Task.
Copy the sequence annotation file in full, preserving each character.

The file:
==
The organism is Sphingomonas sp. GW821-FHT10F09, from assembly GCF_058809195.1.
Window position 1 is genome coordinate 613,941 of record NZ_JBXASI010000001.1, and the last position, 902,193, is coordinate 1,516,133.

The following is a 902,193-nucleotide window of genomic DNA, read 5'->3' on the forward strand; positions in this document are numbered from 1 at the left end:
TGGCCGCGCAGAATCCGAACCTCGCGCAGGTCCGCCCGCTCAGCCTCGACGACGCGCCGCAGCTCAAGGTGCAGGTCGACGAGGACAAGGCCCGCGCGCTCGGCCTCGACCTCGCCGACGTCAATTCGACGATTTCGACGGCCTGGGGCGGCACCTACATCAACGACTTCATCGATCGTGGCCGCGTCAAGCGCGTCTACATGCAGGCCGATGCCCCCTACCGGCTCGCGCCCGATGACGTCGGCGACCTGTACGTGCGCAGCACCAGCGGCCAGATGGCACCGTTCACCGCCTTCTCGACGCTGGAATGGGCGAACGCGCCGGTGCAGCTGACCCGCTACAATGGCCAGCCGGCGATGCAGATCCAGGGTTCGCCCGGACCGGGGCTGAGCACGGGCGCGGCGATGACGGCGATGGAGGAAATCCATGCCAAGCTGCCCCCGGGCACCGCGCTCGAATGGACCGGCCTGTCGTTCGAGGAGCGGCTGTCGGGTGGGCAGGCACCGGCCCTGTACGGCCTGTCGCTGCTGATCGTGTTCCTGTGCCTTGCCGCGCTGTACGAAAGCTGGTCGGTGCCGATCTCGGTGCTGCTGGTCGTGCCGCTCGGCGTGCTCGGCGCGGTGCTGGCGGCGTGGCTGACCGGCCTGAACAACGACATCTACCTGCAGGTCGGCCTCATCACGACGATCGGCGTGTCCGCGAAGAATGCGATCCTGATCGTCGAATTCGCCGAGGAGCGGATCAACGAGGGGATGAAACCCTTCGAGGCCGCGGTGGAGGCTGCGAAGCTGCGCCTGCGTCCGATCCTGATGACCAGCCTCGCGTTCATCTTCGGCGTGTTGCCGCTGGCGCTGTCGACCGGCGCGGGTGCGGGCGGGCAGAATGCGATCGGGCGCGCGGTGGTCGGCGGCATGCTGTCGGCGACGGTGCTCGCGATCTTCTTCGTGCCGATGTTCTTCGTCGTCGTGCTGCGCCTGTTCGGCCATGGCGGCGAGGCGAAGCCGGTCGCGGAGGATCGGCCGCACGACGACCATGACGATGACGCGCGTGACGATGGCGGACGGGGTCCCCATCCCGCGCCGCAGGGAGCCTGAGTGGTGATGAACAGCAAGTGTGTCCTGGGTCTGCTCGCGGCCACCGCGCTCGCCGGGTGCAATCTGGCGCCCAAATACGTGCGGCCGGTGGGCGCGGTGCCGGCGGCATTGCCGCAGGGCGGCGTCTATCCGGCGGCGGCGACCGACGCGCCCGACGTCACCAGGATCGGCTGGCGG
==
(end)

The organism is Sphingomonas sp. GW821-FHT10F09, from assembly GCF_058809195.1.
Window position 1 is genome coordinate 613,941 of record NZ_JBXASI010000001.1, and the last position, 902,193, is coordinate 1,516,133.

The following is a 902,193-nucleotide window of genomic DNA, read 5'->3' on the forward strand; positions in this document are numbered from 1 at the left end:
TGGCCGCGCAGAATCCGAACCTCGCGCAGGTCCGCCCGCTCAGCCTCGACGACGCGCCGCAGCTCAAGGTGCAGGTCGACGAGGACAAGGCCCGCGCGCTCGGCCTCGACCTCGCCGACGTCAATTCGACGATTTCGACGGCCTGGGGCGGCACCTACATCAACGACTTCATCGATCGTGGCCGCGTCAAGCGCGTCTACATGCAGGCCGATGCCCCCTACCGGCTCGCGCCCGATGACGTCGGCGACCTGTACGTGCGCAGCACCAGCGGCCAGATGGCACCGTTCACCGCCTTCTCGACGCTGGAATGGGCGAACGCGCCGGTGCAGCTGACCCGCTACAATGGCCAGCCGGCGATGCAGATCCAGGGTTCGCCCGGACCGGGGCTGAGCACGGGCGCGGCGATGACGGCGATGGAGGAAATCCATGCCAAGCTGCCCCCGGGCACCGCGCTCGAATGGACCGGCCTGTCGTTCGAGGAGCGGCTGTCGGGTGGGCAGGCACCGGCCCTGTACGGCCTGTCGCTGCTGATCGTGTTCCTGTGCCTTGCCGCGCTGTACGAAAGCTGGTCGGTGCCGATCTCGGTGCTGCTGGTCGTGCCGCTCGGCGTGCTCGGCGCGGTGCTGGCGGCGTGGCTGACCGGCCTGAACAACGACATCTACCTGCAGGTCGGCCTCATCACGACGATCGGCGTGTCCGCGAAGAATGCGATCCTGATCGTCGAATTCGCCGAGGAGCGGATCAACGAGGGGATGAAACCCTTCGAGGCCGCGGTGGAGGCTGCGAAGCTGCGCCTGCGTCCGATCCTGATGACCAGCCTCGCGTTCATCTTCGGCGTGTTGCCGCTGGCGCTGTCGACCGGCGCGGGTGCGGGCGGGCAGAATGCGATCGGGCGCGCGGTGGTCGGCGGCATGCTGTCGGCGACGGTGCTCGCGATCTTCTTCGTGCCGATGTTCTTCGTCGTCGTGCTGCGCCTGTTCGGCCATGGCGGCGAGGCGAAGCCGGTCGCGGAGGATCGGCCGCACGACGACCATGACGATGACGCGCGTGACGATGGCGGACGGGGTCCCCATCCCGCGCCGCAGGGAGCCTGAGTGGTGATGAACAGCAAGTGTGTCCTGGGTCTGCTCGCGGCCACCGCGCTCGCCGGGTGCAATCTGGCGCCCAAATACGTGCGGCCGGTGGGCGCGGTGCCGGCGGCATTGCCGCAGGGCGGCGTCTATCCGGCGGCGGCGACCGACGCGCCCGACGTCACCAGGATCGGCTGGCGG